The whole world looks different now.  We go about our daily lives taking for granted everything familiar; anchors along the way; constants.  Remove any one of them, however, and one’s equilibrium is shaken.  So it was that, on Friday, Phillip Schofield’s revelation stopped me in my tracks.  Of course, it has no profound impact on my life but one could not fail to be moved by the delivery which was both courageous and heartfelt.  Tears streaming down my cheeks, it was as though I was watching an old friend, finally off-loading the burden of deceit which had tormented him for years.  Tremendous strength deserving of enormous respect but what of the guilt?  What of his wife of 27 years and his two grown-up daughters?  How does one cope with the realisation that it was all a lie?  Thing is, it was anything but.  What made it so moving was the obvious love and respect he has for his partner and best friend of almost 30 years; the mother of his children.  Together, with their two girls, they were ‘us four’; infallible.  What happens now?  What happens when, in the words of David Sneddon, you ‘Stop Living the Lie’?

We had friends who, ten years ago, lived through the same.  After more than twenty years together and three children, they appeared to the world as the quintessential happy family until, seemingly out of the blue, he revealed he was in a relationship with another man and came out as gay.  Ten years ago, that was massive – and, clearly, still is – but, as friends, our reaction was very much one of sympathy for his devastated wife and family and anger at the hurt he had caused.   That’s the thing, the focus is on Phillip and the inner torment he has, so clearly, been going through and he has, deservedly, been lauded for his courage in facing the world and his demons but …  There is a big ‘but’!  Consider the back story.

Apparently, there have been rumours abound for years in showbiz circles and, following Friday’s confession, he has, reportedly, admitted that he knew he was gay when he got married in 1993 but fought to bury his feelings as he was happy.  Reverting, as ever, to my John Donne mantra, ‘No man is an island’, had he no thought for the potential repercussions?  What of his unsuspecting wife who believed in the ever after but was, effectively, blindfolded?  There is no question that he looked out for number one and to hell with the consequences.  Love, of the platonic kind, was always going to be a fragile mask – a temporary one – as he forged his television career, very much rooted in his ‘Mr Nice Guy’/happy family man image.  Did ambition play a part or was he really just too scared to be true to himself?  Like millions of others, I never doubted the public persona.  I grew up alongside Phillip Schofield in the Broom Cupboard he shared with The Gopher – well, not in the Broom Cupboard – and then followed him to Going Live with Sarah Greene.  Happy, fun days when it all seemed so simple … but, sadly, life is never simple and each of us is guilty of wearing a mask.  Friday’s news has only served as a reminder that all that glitters is not gold.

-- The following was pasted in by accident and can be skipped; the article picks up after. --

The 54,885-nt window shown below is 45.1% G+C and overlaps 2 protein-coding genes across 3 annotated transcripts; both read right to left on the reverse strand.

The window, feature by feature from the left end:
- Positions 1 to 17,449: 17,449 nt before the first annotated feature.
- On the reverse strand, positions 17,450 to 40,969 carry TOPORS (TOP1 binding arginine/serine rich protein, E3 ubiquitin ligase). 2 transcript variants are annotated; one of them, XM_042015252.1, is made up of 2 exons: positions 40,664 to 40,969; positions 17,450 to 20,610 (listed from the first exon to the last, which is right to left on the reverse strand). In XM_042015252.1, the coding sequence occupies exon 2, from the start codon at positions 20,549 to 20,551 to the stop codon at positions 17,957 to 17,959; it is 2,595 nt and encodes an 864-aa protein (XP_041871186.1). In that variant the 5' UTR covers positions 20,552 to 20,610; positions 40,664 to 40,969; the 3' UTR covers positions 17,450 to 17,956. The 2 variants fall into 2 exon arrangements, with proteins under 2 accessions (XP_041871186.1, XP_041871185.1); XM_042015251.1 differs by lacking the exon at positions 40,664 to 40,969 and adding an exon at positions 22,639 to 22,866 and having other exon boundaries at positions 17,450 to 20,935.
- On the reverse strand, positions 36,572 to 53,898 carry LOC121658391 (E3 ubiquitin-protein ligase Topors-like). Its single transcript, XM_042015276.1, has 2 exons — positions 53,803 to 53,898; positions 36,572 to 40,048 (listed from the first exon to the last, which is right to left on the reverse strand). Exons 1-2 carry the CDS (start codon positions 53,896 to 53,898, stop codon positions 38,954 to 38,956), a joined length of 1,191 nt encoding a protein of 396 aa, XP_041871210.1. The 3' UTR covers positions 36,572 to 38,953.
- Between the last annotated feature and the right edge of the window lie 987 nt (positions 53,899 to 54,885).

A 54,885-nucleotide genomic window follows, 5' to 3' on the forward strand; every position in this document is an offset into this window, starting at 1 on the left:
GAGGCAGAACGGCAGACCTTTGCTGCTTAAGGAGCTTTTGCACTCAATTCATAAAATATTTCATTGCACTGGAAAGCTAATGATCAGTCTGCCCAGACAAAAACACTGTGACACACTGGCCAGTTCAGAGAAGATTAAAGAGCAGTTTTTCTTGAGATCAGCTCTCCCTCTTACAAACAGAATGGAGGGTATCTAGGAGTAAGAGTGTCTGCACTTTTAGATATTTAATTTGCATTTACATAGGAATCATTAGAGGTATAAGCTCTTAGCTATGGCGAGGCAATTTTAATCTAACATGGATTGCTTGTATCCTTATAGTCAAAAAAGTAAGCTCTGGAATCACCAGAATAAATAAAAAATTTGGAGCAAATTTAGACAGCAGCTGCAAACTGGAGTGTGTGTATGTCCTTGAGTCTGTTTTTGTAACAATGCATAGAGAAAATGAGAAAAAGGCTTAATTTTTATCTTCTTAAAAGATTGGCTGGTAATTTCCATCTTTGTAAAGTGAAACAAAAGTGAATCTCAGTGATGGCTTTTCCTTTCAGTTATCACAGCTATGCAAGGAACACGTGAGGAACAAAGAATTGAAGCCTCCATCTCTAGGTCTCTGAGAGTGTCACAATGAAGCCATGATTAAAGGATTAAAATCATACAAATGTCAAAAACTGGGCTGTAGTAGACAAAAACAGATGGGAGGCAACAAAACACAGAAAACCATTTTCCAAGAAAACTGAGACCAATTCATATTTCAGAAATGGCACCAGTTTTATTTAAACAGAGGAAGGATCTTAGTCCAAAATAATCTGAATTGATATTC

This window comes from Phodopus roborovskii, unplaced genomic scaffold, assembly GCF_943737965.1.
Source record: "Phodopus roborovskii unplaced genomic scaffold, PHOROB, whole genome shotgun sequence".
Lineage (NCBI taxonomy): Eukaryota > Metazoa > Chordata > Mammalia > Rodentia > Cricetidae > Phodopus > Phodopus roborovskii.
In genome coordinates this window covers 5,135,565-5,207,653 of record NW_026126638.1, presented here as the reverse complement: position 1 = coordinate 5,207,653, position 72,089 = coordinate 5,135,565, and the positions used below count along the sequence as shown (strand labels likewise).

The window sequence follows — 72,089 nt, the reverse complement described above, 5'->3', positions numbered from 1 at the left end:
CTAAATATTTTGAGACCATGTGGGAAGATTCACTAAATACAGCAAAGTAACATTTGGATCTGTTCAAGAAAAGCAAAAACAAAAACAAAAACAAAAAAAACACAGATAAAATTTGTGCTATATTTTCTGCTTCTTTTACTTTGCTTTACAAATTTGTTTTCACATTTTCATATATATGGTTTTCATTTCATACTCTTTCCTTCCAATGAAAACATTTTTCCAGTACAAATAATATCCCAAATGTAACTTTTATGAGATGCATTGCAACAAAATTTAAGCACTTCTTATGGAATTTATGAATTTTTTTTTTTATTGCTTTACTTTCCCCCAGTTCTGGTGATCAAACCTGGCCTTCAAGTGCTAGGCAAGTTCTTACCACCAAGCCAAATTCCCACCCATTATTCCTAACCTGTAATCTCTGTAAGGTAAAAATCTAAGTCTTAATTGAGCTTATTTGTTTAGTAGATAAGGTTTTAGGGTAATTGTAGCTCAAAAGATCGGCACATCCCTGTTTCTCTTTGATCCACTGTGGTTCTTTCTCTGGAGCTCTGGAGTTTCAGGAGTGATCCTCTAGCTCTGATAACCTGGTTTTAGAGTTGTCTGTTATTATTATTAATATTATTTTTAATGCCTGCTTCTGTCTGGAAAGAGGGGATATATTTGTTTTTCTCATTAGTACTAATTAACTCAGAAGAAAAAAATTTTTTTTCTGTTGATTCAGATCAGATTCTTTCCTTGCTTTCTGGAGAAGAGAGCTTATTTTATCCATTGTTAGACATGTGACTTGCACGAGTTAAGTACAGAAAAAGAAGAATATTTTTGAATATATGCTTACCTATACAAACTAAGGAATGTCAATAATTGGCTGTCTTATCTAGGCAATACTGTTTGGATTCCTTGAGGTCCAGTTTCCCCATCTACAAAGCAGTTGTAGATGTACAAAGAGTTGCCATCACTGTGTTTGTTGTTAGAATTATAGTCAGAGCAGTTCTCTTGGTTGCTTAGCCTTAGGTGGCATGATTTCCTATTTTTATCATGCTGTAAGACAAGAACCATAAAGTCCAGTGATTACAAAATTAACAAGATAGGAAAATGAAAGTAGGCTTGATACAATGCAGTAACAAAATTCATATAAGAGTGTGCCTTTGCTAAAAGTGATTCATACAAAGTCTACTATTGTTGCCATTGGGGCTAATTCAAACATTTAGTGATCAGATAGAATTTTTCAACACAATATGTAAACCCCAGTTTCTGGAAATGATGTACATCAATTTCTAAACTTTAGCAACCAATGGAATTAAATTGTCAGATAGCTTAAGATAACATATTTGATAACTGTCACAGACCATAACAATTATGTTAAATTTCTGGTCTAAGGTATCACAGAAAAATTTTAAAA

Once more, nobody could fail to be moved by his obvious torment and courage but I still feel bound to question his selfishness.  His wife, Steph, invested in a marriage for life and a happy, secure family for her children.  He knew he was living a lie.  She didn’t.  A bitter pill to swallow almost thirty years on and, regardless of her love for him – in fact, because of – she must be devastated and, surely, angry at the loss of the life she thought was hers?  In denying himself, she was, unwittingly, his mask and, ironically, the one who has given him the strength and confidence to admit to the world that he is gay.  She, meanwhile, is left questioning it all.  No wonder his over-riding feeling, now, is one of guilt.

I used to think that a cheating husband was worse than one who, years down the line, comes out as gay.  However, both are rooted in deceit; both, undeniably, selfish and, both, smack of cowardice.  Why, then, is there more sympathy for the latter?  I think one attributes a certain helplessness to the one struggling with his sexuality; there was nothing he could do to change the outcome.  Granted but he chose to live a lie with the potential to wound and its credence was, wholly, dependent on the love of an unsuspecting wife.

There has been an outpouring of support for the loved TV presenter but one thing I have noticed is his immediate claiming by the gay community.  There have been repeated welcomes to the LGBTQ+ family (try saying that after a few glasses of chardonnay!) who have promised to embrace him as though he were an innocent abroad.  Well, figuratively speaking but …  It’s this insistence on them and us which I don’t like.  Yes, he is gay but that’s it!  He is still the same person.  No need for a label.  Actually, that’s our problem today: labelling.  Whether it be black, white, privileged or poor, gay or heterosexual, not one is indicative of the person.  How many times?  It’s what’s on the inside that counts!  Stop generalising.  I have been prone to that myself – and proved wrong.   We are each of us unique – just some more susceptible to ‘cloning’ than others!

Finally, I am convinced Phillip Schofield is one of the good guys.  We met him, many years ago, with the children when he was touring in Dr Doolittle.  Disturbing his meal in a restaurant, he couldn’t have been nicer.  So it was that his announcement on Friday was made all the more moving by the obvious love and support of his friend, Holly, and that, too, of Eamonn and Ruth with whom he is supposedly at loggerheads.  He couldn’t have done it without them – nor without the love of his family.  A timely reminder of that which is truly important.

Dear George
Remember no man is a failure who has friends.
Thanks for the wings!

Love, Clarence.’

It’s a Wonderful Life.

This is Trish, signing off.